In·ter·punct shares book reviews, art news, lit theory and daily musings from the intimate lives of writers. It seeks to highlight, in an edgy and sprightly fashion, the poetic moments that punctuate our lives.
I love art, except when it sucks.
I recently went to an “Art Show” in Buffalo, NY. Stronger Together WNY's 1st Anniversary - Rebellious Art + Craft Show.
It is a “non-partisan action group dedicated to building stronger communities.” They were inspired by the women's march, they were inspired by the movement.
To continue the momentum of voices, they gathered up their signs. One woman especially couldn't part with the physical embodiment of their outrage, so they decided to display them outside their home in a living, breathing remembrance of our modern age female movement. She posted them on trees and all around her neighborhood, people brought their own signs and started adding to her collection.
It really started with one woman that was just mad. And it became something bigger.
It sounds really cool and edgy, right? It could have been, but it wasn’t. The most artistic part about the whole event was the art already there as the installment of the gallery ArtSpace; a new, hip art venue in the heart of downtown located on Main Street.
They had ceramic sculptures varying from abstract wall ribbons to little clay pots filled with flowers that were also made out of clay.
The displays that they had were a Native American quiltmaker who had non-conforming shaped pieces to make this collection.
They had Post-it notes on a wall, which was supposed to be an interactive experience so attendees could ban together and express the community’s needs. Majority of responses referred to low voting involvement in WNY and messages of solidarity and hope. This actually turned out to be better than the signs about areolas and such.
There was no cohesive message from the artists that were displayed there. The brash contrast between low-brow and high-brow work created a muddied conversation that was so loud it over spoke the political purposes of the organization.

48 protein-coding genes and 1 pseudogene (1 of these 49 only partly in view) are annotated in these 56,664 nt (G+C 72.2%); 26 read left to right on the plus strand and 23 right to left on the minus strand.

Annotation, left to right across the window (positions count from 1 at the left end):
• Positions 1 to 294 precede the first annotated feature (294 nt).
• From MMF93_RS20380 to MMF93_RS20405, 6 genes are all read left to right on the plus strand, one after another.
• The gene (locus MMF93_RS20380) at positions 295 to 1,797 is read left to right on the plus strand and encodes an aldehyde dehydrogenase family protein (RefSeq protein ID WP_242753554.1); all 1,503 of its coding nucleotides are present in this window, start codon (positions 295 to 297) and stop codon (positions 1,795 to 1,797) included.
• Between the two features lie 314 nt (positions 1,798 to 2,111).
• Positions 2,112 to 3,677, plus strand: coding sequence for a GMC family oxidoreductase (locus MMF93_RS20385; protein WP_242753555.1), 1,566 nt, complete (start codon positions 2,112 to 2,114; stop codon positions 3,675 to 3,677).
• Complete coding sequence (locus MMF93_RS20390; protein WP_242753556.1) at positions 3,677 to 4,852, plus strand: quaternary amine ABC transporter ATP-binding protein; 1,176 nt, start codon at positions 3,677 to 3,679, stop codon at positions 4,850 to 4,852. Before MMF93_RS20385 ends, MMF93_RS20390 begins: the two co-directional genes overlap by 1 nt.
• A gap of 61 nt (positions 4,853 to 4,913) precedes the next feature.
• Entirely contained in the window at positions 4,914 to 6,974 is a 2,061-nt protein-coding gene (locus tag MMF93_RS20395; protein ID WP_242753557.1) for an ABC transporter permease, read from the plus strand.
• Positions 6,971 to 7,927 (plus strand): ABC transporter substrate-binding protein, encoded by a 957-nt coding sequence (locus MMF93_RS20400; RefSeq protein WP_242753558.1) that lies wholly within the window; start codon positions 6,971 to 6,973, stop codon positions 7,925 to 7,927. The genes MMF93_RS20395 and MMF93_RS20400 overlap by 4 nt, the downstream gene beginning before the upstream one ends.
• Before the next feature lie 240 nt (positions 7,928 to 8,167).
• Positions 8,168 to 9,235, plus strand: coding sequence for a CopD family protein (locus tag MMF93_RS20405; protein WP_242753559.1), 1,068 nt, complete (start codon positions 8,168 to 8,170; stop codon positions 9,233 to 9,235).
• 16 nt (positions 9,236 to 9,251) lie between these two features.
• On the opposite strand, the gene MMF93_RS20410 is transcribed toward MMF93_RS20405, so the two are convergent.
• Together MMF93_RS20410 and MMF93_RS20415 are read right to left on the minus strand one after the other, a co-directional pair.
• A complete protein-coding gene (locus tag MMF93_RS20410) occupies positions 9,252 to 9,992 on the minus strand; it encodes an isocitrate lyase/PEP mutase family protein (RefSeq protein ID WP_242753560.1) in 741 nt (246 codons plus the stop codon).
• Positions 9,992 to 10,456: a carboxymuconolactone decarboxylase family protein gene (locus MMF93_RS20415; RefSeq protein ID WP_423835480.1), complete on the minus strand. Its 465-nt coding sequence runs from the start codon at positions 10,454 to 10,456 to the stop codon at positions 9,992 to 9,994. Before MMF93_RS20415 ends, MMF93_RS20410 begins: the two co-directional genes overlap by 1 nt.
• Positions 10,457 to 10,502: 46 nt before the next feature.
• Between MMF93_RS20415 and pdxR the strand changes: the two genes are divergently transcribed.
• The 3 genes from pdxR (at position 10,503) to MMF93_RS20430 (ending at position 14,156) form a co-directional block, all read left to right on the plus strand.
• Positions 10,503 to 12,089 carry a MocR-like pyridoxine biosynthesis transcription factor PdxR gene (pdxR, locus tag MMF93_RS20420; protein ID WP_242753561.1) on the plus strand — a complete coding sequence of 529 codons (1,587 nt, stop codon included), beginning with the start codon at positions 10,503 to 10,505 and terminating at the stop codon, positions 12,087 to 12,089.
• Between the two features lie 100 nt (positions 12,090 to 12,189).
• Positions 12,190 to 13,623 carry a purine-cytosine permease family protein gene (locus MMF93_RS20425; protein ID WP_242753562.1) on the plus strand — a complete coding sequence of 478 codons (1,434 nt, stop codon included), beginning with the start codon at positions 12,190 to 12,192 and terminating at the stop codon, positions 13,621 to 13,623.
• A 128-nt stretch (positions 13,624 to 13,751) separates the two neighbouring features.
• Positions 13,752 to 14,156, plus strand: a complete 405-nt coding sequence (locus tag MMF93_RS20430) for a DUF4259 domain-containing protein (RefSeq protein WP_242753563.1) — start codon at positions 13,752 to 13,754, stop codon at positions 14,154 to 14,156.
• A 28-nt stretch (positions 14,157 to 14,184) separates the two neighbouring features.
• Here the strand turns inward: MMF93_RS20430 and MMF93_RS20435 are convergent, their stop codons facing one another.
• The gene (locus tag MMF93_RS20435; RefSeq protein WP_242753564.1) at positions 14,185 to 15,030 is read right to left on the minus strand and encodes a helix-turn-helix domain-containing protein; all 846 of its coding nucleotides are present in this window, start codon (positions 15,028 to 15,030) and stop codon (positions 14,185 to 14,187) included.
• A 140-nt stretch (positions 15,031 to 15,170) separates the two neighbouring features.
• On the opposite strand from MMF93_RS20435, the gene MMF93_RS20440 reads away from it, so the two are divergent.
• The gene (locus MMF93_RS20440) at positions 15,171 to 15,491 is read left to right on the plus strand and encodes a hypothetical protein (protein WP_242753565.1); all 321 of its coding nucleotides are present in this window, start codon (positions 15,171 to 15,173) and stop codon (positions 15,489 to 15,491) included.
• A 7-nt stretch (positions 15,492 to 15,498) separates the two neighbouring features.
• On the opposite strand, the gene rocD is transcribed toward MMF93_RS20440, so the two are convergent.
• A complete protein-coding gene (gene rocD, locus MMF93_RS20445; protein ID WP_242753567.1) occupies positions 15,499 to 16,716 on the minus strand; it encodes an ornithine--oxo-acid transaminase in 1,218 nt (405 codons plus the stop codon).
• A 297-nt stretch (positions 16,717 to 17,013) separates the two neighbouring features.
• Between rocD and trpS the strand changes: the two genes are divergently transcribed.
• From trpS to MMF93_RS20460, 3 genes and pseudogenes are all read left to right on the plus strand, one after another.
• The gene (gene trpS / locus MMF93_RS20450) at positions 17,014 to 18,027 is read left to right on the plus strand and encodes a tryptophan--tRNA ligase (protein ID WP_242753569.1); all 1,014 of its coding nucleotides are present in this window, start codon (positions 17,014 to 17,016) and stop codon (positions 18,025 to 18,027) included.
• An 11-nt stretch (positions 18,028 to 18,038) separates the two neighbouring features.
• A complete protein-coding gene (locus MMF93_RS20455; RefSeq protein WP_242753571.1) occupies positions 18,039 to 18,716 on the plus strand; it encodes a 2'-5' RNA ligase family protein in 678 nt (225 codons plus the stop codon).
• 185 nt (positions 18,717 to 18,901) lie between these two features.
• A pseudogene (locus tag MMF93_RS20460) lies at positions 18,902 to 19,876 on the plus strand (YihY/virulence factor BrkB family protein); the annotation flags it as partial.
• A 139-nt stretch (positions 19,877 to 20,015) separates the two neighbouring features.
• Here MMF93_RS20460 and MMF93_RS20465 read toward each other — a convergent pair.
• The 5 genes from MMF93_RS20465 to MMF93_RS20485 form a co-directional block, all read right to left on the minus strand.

The best, and worst, part about this art and craft show was the crafts.
While they had talented artists, there was nothing really mind-blowing or hugely eye-catching. There were the usual soap makers, and a really cool kid who at thirteen has started making Buffalo notecards for sale. There were a few jewelry artisans, but none had me rolling on the floor from laughter more than this beauty.
Just kidding. There were artistic pieces of the Trumpster. Showing that Frankenstein-esque art can be done right.
But the very best part about this awful attempt at an art show was finding out about this young man from the No Labels Clothing Cooperative. This store is a gender neutral place where you can find clothes with no size tags and everything you need when you are transitioning and may not have a ton of cash. It is a thrift store/consignment shop/safe space for LGBTQ+ and everyone should check it out and donate!
We had a ball of a time because we were together. And we swiftly left to go out to CoCo. Another place in Buffalo that will not get my sassy snub.
In·ter·punct shares interviews, expositions, poems and daily musings from the intimate lives of writers. Like the interpunct, which is a middot used to separate syllables, this blog seeks to highlight, in an edgy and sprightly fashion, the poetic moments that punctuate our lives.